The automaton flesh was soft and smooth. For all to see, they were comfortable in a shared blanket. He explored the paralysed girl, with more intimacy, seeking something which might make her recoil.

The fluidity of movement and the perpetuity of pleasure were to be found in Lilith, in her lips, where he tasted fresh life, while the girl slept, owned.

Lilith only opened her eyes when she was one with Hans.

Love me master. Fill me with your wisdom, so that I may be as wealthy as you. Your daughter needs to come from your blood.”

A sound, like a winding clock, came from Lilith’s tightened thighs.

Red love daddy.”

© Steve Laker, 2015 & 2017

Tales of the nope rope dimension

THE WRITER’S SKETCHES

The pocket notebook my kids bought for me has three inserts: a lined pad for writing, squares for finances, and plain paper for sketching. Rarely the artist with anything other than the lines which form letters, I idly sketched a story in a lost moment.

A line is a one-dimensional figure that’s made up of an infinite number of individual points placed side by side. In geometry all lines are assumed to be straight; if they bend they’re called a curve. A line continues infinitely in two directions, much like joined-up writing.

The first – and probably last – in an occasional series called Adventures in One Dimension, I transcribed my line drawings into neon tubes, non-venomous snakes (nope ropes) via The Gimp (a freeware alternative to Photoshop) in some further idle minutes.

A message in three frames, told by two lines with speaking parts. A human story told by snakes, at an individual and existential species level, this one’s called ‘Staying over’.

SticksSticks2Sticks3

It’s just pausing stop-animation, where two lines can illustrate something better than most humans. 

The present in a mid-life crisis

Orang utan future

The Incomplete Literary Agent

WORK IN PROGRESS

The Unfinished Literary Agency is where I tell the stories of others unable to tell their own. The Incomplete Literary Agent shares my own submission slips to the agency, evolving stories live from the typewriter. Subject to many edits, these are first drafts in development, writing from where the sun never shines…

cat-on-laptop

3.9 TRILLION STEPS

It was ironic that it found itself unable to fly in the afterlife. In that place where spiritual form should allow it freedom to explore infinity for an eternity, it was grounded.

Looking at her broken wing, she could see her name was Grace and that she was made in China. How could she read? Why had she recognised irony? What was she? Why did she question? Why think? Why consider how she got there?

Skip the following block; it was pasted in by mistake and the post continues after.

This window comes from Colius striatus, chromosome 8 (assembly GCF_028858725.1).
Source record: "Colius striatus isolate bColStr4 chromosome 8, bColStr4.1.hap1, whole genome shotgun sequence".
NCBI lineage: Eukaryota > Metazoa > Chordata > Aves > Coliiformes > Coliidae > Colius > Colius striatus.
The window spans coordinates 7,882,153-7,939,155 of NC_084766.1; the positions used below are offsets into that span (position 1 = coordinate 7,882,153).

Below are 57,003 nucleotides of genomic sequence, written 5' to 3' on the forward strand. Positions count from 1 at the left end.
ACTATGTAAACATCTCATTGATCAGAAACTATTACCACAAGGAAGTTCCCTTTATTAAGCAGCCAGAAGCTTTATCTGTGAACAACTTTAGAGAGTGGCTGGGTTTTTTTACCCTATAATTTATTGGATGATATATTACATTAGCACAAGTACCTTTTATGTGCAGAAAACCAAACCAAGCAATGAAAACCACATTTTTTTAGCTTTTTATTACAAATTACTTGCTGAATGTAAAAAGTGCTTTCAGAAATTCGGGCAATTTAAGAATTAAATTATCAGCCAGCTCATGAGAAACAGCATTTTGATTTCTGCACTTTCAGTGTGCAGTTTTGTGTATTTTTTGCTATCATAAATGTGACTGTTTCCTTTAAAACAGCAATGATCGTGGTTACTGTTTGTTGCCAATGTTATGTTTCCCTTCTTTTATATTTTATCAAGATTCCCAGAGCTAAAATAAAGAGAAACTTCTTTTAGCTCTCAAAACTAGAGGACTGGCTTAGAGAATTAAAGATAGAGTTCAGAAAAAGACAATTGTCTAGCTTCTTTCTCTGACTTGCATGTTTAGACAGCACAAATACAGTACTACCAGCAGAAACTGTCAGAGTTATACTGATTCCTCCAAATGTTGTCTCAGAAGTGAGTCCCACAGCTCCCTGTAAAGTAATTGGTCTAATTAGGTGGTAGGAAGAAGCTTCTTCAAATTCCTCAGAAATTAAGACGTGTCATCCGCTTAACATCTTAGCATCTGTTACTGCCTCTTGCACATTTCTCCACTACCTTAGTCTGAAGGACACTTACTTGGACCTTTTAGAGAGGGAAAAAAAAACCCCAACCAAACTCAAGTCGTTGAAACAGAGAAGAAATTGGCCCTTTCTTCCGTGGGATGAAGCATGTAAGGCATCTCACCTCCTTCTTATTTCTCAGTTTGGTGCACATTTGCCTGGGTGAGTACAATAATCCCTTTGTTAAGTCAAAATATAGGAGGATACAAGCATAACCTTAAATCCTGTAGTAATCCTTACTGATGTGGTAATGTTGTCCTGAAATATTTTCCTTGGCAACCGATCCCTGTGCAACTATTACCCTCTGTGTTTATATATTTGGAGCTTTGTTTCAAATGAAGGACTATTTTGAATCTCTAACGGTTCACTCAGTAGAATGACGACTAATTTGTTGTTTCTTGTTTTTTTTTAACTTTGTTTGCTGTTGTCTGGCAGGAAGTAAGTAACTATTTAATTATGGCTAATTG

The afterlife was pre-programmed into every organism manufactured on Earth. Like a coping mechanism, it was the artificiality of human creators in the conditioning of technological beings. The story was encoded in everyone.

Apart from her broken right wing, there was a stump where the left presumably was before whatever she was now. Grace assumed she once had legs too, as she looked down at whatever might have been beyond. What kind of petulant thing had dismembered her? Thankfully, it hadn’t decapitated her. She lay back and her eyes closed, the lids like a projection screen from the space behind.

10: GOTO 20
20: END

The text on the monitor glowed green onto the black of her private binocular screen.

10: TEST
20: IF TEST >10 GOTO 30
30: END…

Grace sat up and her eyes opened involuntarily. Her face felt warm and she instinctively lifted her feathered arm to cover it. Using her wing as a visor to protect from the sun, she could see she was on a beach.

Human construction surrounded her in many homes reassembled on the shoreline by nature, while consumption lapped at her leg stumps as the ocean spewed plastic from its choking host.

In the morning, a parcel had been delivered: A complete model kit in a laminated box, washed up on the beach. All the working parts were protected by polystyrene, the construction materials sealed in polythene bags to keep them afloat.

It was a plastic model tank. A Panzer IV, used by Germany in World War 2. The parts had been dyed a peachy colour in the chemical sea. Grace quickly assembled the main cannon and attached it to her left arm stump. She snapped the undercarriage together and glued it to her torso, discarding her previously rudimentary legs. She was part-wheelchair, with all-terrain caterpillar tracks.

So now you’ve seen the Pink Panzer.”

2019: BREAK
2020: GOSUB 40020

40020: PRINT “I NEED FELLOW WHITE HATS HERE. THE MORE PROGRAMMERS WE HAVE, THE BETTER OUR CHANCE OF CODING A FUTURE. THIS STORY IS ALL OF OURS.”
40030: RETURN

Grace had seen her internal programming, perhaps even the author of the many toy stories.

She sat up and her eyes opened involuntarily. Her face felt warm and she instinctively lifted a pink armoured cannon to protect it. Tiny tears began to rain.



To be continued. Developing…